Is Anybody Watching the Door?
In This Issue:
*Beat Cops & Detectives
* 395 words about a 2 minute read
When was the last time you walked into a store, grabbed a bunch of stuff, and walked out the door without store personnel documenting what you were taking?
Aside from shoplifting, it never happens. But it happens all the time in integration companies.
Goods get taken to projects every day by installers and/or subcontractors. Instead of documenting the “takes” (and returns) on a daily basis, most companies wait until later in the project to start reconciling exactly what has been delivered and installed. The reconciliation is essentially a lengthy investigation involving multiple people over multiple hours. Often, final billing is delayed until the investigation is complete. Even then, things get missed because of flawed memories.
I liken this to a crime area without a beat cop. A crime occurs, and the detectives are called in. But if there had been a beat cop, the crime might have been prevented. Any money saved by not having a beat cop is consumed by the cost of the detective work.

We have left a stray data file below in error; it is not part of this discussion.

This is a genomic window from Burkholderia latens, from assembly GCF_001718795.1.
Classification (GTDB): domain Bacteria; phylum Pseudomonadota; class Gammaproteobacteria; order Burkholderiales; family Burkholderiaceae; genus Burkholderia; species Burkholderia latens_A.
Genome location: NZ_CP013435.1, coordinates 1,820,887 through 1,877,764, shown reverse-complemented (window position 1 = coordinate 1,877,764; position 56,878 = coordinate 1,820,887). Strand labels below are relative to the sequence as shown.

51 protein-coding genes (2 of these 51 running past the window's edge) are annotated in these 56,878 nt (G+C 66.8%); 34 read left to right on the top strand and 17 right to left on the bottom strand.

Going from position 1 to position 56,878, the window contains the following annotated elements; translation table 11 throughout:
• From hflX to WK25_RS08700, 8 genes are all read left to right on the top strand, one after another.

The beat cop in larger integration companies is the warehouse manager. S/he “polices” the daily receipt and delivery of goods. Techs aren’t allowed to unilaterally grab items they need and leave; there is a process by which the items arriving/departing are documented. Yes, it takes a few extra minutes. But it saves hours of detective work later.
In smaller companies somebody needs to wear the warehouse manager hat. At the very least, the techs need to understand how important it is that the flow of goods is documented. Absent warehouse police, the culture should demand that they take the time to create the document on their own.
Daily tracking of the flow of goods allows companies to do two things that help manage growth and productivity:
Recognize revenues based on daily production (ie, invoice goods and services as they are provided to a project)
Maintain an inventory asset
Too many integration companies recognize revenue based on the client payment schedule. Unfortunately, this doesn’t readily match monthly revenues with monthly costs. When cash-based revenue recognition is coupled with a non-inventory bookkeeping model, the result is financial reporting that tells you nothing about the monthly productivity of your company. We see it all the time.
Your mission: start implementing the disciplines required to track revenues and costs on a daily basis. If you need help, call us.